Can Clippers follow Thunder's lead?
L.A. is looking for Oklahoma City-type success by building around its big talent.
LOS ANGELES -- They come to town in a plane like everybody else, arrive at the arena by bus and sip water and Gatorade during games.
Of course everything else about the Oklahoma City Thunder is bigger, better, faster and stronger than the rest of the league.
Oooak lahoma! Where 50 wins come sweeping down the plains
They are, at this moment, the next big thing, which is saying quite a bit in a league where three good talents reside in South Beach.
Of course the same was said about the Portland Trail Blazers a few years ago.
But for now, the Thunder are the envy of the league, an example of how to build a winner through the draft, a beacon of hope to small-market franchises and the team no one wants to play in the playoffs.
General manager Sam Presti has created a blueprint for success that executives around the NBA study like professors on a dissertation committee. But there aren't many secrets to uncover through research or analysis. Presti's moves have been made out in the open for anyone to see and presumably try to imitate.
Which brings us to your Los Angeles Clippers, the team the Thunder will be facing Wednesday night at Staples Center and may be -- Shhhh! Don't say it out loud -- the team with a shot at becoming the next Oklahoma City Thunder, if that whole curse thing burns itself out.
Right now, Blake Griffin does not equal Durant. But in three years?
And right now, Eric Gordon probably does not equal Westbrook. But is that far away?
"Sam's done a great job in Oklahoma City," Clippers GM Neil Olshey said. "But first of all, how do you build a team around Kevin Durant? First, get Kevin Durant. It's like the question of, how do you become a millionaire? First get a million dollars.
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"But after they got Durant, he did a great job going out on a limb to get Westbrook. And then from there, he built around the type of people that Kevin and Russell are. James Harden is a great kid. Jeff Green is a great kid.
"So he supported his two most talented people by putting the right people around them. That's what we're trying to do. Eric Gordon is a quality person. Blake Griffin is a quality person. It's very important the influences you put around them. That's why you look at guys like Ryan Gomes, who's a team guy, a culture guy, and Randy Foye who is an impeccable character guy.
"We did not get the marquee guy that we'd targeted at the small forward position over the summer, so we chose to go with the culture and make sure that nothing was going to tear away at what we can build with Eric, Blake, [Chris] Kaman, Al-Farouq [Aminu] and those guys being the future."
Ah, but that's only half the battle.
The real key to what the Thunder nee Seattle SuperSonics did to deserve all this was the hardest part. They traded away the two most recognizable faces of their franchise -- Ray Allen and Rashard Lewis -- for draft picks and/or salary cap flexibility.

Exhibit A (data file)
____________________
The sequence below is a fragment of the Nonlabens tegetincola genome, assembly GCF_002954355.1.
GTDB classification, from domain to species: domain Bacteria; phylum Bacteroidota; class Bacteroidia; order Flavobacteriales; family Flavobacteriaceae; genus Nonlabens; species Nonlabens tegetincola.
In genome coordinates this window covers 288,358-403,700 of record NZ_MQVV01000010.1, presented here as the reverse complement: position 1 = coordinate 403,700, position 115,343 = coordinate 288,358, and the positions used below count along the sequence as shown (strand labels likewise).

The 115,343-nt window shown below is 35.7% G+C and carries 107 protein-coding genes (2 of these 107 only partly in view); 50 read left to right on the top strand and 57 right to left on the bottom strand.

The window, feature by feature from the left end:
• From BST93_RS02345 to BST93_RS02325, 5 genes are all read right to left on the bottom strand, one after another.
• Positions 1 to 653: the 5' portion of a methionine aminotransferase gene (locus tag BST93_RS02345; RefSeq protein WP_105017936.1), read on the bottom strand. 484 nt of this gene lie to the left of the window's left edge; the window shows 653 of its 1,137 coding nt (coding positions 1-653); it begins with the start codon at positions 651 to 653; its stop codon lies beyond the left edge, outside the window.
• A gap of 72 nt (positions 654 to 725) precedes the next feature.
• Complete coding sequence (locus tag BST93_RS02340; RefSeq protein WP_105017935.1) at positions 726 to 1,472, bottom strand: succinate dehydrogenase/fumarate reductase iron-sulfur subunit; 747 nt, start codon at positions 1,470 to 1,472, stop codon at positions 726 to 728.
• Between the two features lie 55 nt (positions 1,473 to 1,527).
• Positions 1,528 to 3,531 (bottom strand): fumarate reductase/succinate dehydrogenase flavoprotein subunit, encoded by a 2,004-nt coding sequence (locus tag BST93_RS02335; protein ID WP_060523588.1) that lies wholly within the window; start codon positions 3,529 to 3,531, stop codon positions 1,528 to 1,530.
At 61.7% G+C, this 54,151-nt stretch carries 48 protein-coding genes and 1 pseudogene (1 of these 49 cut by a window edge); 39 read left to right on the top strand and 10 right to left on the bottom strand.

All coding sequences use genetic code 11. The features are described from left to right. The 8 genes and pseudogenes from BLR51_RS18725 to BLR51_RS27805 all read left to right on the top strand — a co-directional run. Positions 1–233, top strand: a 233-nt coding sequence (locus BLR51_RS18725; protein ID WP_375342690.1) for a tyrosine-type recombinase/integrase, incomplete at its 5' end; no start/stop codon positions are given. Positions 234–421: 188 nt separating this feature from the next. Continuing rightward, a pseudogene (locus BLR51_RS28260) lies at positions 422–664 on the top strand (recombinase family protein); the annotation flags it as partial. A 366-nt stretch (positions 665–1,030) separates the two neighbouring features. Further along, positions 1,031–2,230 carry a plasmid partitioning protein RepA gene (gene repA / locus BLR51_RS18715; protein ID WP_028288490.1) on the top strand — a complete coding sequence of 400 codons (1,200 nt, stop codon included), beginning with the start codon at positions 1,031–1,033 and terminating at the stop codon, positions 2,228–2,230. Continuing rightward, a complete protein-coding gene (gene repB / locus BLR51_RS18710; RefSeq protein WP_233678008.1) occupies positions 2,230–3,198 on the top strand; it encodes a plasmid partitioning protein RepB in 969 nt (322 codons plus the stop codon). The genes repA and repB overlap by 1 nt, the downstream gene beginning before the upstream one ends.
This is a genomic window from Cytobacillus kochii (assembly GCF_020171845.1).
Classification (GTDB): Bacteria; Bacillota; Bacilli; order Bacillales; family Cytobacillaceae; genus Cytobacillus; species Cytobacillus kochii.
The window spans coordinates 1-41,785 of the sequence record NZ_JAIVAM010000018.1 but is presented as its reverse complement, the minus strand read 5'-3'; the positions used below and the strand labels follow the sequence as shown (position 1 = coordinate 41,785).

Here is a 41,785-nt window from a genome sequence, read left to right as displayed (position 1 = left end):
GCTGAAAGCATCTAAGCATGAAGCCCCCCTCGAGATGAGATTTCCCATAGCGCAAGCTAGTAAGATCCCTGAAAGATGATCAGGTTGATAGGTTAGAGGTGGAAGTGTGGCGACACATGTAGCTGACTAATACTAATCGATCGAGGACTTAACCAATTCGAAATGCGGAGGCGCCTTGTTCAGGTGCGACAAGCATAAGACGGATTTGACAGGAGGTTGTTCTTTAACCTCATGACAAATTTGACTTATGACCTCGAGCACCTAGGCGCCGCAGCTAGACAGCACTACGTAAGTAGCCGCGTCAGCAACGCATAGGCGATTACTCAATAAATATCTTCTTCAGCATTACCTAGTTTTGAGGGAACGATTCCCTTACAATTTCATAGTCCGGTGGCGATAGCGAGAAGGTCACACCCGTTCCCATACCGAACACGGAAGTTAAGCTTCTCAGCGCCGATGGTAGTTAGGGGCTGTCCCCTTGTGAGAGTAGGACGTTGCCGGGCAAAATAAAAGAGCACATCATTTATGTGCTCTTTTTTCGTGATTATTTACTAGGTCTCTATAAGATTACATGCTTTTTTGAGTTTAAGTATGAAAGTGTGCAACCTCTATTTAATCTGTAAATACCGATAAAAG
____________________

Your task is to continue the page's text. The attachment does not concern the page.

At the time, they were wildly unpopular moves for a franchise that was already wildly unpopular in Seattle because its new owners intended to relocate to Oklahoma City.
Those moves meant that the next two years were going to be rough. The SuperSonics went 20-62 in 2007-08, Durant's first year and the franchise's last in Seattle. The next year in Oklahoma City, where the fans were so happy to have a professional team in town they didn't mind losing all that much, the team went 23-59.
The franchise fired coach P.J. Carlesimo after a 1-12 start in 2008-09 and replaced him with an assistant coach named Scott Brooks.
As rebuilding projects go, it was the NBA version of imploding the old Texas Stadium with a ton of dynamite.
The Clippers haven't done that. Yet.
"Sometimes you do have to break things down to build them back up," Olshey said. "But what we're trying to do, by keeping Baron [Davis] and Chris [Kaman], who is an All-Star, and other veteran guys like Randy Foye and Ryan Gomes who can contribute right away.
"We're trying to stay as relevant as possible in the present while not cannibalizing our future."
Olshey said his vision more closely mirrors what Kevin Pritchard did in his reformation project in Portland.
"If you want to go back to the genesis of this, you have to go back to Kevin Pritchard and the Portland Trail Blazers," Olshey said.
"The conversation starts there. Kevin went in to a veteran team with a high payroll and moved those veteran players that weren't the right fit culturally for what they were trying to do, for draft picks that ended up giving them the leverage to pull off a deal for LaMarcus Aldridge and Brandon Roy, who are now their cornerstones."
This is going to sound weird, but the question Olshey, his staff and new coach Vinny Del Negro must answer going forward is whether they can afford to try to keep winning.
In other words, asking whether the long-term future of the franchise is best served by trading Kaman or Davis or both for draft picks and/or salary cap relief and, perhaps most important, creating more playing time for Griffin, Gordon and rookies Eric Bledsoe and Aminu.
That's an easier sell in a market like Oklahoma City, still basking in the glow of having its own team. But in Los Angeles, with the Lakers as neighbors and an owner who has opened his wallet for free agents and to build a new state-of-the-art training facility, it's not realistic.
"We don't have the luxury of tearing it down and having a five-year rebuilding plan," Olshey said. "And that's not what we'd want to do anyway."
So when we say Yeeow! A-yip-i-o-ee ay!
We're only saying "You're doin' fine, Oklahoma."
But not everybody can do it exactly your way.Ramona Shelburne is a columnist and writer for ESPNLosAngeles.com. Follow her on Twitter.